While there are indeed many bargains that can be found in the foreclosures market, you should not expect that every property that appears in bank properties listings is a bargain. There are many factors that could drive property prices either up or down. Knowing how to appreciate the market as well as the forces that move behind foreclosures and the entire real estate industry can level your expectations. When dealing with bank properties in particular, take note of the following as smart guides so that you may be able to purchase properties wisely.
The Real Deal With Bank Offerings
It is a common notion that bank properties are the safest to buy in the foreclosures market, owing to its ability to erase all liens and transfer clean, good property titles to the buyer. However, despite the screaming ads that boast of low prices and steep discounts, you should be aware that banks do not pass everything on a golden plate.
When pricing a property and before putting up in bank properties listings, the bank would usually price it almost near to what it is worth, unless it foresees that the property would hardly sell in the market. To attract buyers, banks would commonly employ marketing strategies that would entice the average buyer. This includes offering the property as a move-in-ready property or including some furniture with the sale or even waiving some of its closing costs.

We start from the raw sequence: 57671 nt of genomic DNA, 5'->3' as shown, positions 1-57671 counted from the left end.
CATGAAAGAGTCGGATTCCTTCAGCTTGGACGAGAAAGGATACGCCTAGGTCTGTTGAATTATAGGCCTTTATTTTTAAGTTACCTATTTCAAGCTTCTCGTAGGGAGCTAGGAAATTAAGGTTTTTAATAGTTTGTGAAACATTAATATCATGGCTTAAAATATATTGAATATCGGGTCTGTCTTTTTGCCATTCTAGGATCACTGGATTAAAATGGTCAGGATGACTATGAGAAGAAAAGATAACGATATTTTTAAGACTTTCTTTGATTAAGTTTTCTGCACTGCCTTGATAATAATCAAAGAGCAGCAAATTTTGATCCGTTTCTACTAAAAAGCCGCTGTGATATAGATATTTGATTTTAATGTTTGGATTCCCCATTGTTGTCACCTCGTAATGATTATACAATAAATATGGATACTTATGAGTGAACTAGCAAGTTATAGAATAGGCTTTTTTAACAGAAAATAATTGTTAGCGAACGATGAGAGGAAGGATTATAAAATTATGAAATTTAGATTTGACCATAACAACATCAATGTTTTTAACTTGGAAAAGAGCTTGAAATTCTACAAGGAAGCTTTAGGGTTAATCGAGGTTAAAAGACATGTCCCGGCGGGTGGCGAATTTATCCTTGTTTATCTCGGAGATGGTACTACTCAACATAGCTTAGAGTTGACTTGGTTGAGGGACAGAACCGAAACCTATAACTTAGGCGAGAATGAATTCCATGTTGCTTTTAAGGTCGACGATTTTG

Also, while banks generally aim for quick sales, this does not mean that they jump in on every offer that they receive for a property. In fact, many foreclosures stay on the market for several months before signs of its being sold even become apparent. The main reason is because it could take weeks or even months for a bank to respond to a buyers offer. And when it does, it almost always makes a counter-offer which could again prolong the negotiation.
Another thing to be aware of when dealing with bank properties is the fact that defects in property conditions are hardly disclosed by the banks. This is understandable, since many state laws do not or even exempt them from disclosure liability. Another reason is that banks could not be expected to know the condition of all the properties in its inventory.
Finally, when looking at bank properties listings, bear in mind that there are very few banks that will offer or even entertain pre-closing repairs. If you think that you can insert the deal at any time in your negotiations, you may be in for a surprise. The way to deal with this is to do your own inspection and approximate the repair costs to determine its level of acceptability to you.